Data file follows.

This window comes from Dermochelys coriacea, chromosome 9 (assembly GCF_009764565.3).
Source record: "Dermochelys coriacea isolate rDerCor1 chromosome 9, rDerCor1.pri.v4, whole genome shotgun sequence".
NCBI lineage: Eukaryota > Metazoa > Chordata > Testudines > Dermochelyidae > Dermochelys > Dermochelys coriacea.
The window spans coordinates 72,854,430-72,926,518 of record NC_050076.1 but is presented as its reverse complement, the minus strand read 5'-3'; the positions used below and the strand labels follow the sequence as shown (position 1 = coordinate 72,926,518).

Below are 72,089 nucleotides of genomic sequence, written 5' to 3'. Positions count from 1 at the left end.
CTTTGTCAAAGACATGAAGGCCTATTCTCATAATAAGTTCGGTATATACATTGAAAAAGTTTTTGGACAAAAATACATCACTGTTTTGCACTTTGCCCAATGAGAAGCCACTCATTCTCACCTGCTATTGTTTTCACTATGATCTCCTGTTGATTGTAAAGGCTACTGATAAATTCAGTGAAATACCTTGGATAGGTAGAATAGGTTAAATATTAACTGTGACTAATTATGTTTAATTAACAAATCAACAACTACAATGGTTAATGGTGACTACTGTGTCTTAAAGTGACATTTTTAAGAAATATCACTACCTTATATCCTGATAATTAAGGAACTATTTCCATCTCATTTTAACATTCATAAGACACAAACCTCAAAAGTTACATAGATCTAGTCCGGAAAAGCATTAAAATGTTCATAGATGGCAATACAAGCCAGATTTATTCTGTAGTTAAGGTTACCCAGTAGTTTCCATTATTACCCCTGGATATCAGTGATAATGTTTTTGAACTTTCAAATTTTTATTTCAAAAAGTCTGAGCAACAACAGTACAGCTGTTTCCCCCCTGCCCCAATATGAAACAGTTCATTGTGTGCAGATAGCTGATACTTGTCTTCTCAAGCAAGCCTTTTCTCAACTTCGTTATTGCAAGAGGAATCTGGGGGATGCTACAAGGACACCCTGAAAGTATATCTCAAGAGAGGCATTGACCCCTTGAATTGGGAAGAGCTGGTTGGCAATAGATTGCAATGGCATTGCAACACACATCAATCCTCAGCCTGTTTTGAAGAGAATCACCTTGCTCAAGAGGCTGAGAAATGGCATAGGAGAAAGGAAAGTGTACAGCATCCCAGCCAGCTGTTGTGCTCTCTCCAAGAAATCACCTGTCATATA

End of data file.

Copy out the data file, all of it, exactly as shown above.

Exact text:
This window comes from Dermochelys coriacea, chromosome 9 (assembly GCF_009764565.3).
Source record: "Dermochelys coriacea isolate rDerCor1 chromosome 9, rDerCor1.pri.v4, whole genome shotgun sequence".
NCBI lineage: Eukaryota > Metazoa > Chordata > Testudines > Dermochelyidae > Dermochelys > Dermochelys coriacea.
The window spans coordinates 72,854,430-72,926,518 of record NC_050076.1 but is presented as its reverse complement, the minus strand read 5'-3'; the positions used below and the strand labels follow the sequence as shown (position 1 = coordinate 72,926,518).

Below are 72,089 nucleotides of genomic sequence, written 5' to 3'. Positions count from 1 at the left end.
CTTTGTCAAAGACATGAAGGCCTATTCTCATAATAAGTTCGGTATATACATTGAAAAAGTTTTTGGACAAAAATACATCACTGTTTTGCACTTTGCCCAATGAGAAGCCACTCATTCTCACCTGCTATTGTTTTCACTATGATCTCCTGTTGATTGTAAAGGCTACTGATAAATTCAGTGAAATACCTTGGATAGGTAGAATAGGTTAAATATTAACTGTGACTAATTATGTTTAATTAACAAATCAACAACTACAATGGTTAATGGTGACTACTGTGTCTTAAAGTGACATTTTTAAGAAATATCACTACCTTATATCCTGATAATTAAGGAACTATTTCCATCTCATTTTAACATTCATAAGACACAAACCTCAAAAGTTACATAGATCTAGTCCGGAAAAGCATTAAAATGTTCATAGATGGCAATACAAGCCAGATTTATTCTGTAGTTAAGGTTACCCAGTAGTTTCCATTATTACCCCTGGATATCAGTGATAATGTTTTTGAACTTTCAAATTTTTATTTCAAAAAGTCTGAGCAACAACAGTACAGCTGTTTCCCCCCTGCCCCAATATGAAACAGTTCATTGTGTGCAGATAGCTGATACTTGTCTTCTCAAGCAAGCCTTTTCTCAACTTCGTTATTGCAAGAGGAATCTGGGGGATGCTACAAGGACACCCTGAAAGTATATCTCAAGAGAGGCATTGACCCCTTGAATTGGGAAGAGCTGGTTGGCAATAGATTGCAATGGCATTGCAACACACATCAATCCTCAGCCTGTTTTGAAGAGAATCACCTTGCTCAAGAGGCTGAGAAATGGCATAGGAGAAAGGAAAGTGTACAGCATCCCAGCCAGCTGTTGTGCTCTCTCCAAGAAATCACCTGTCATATA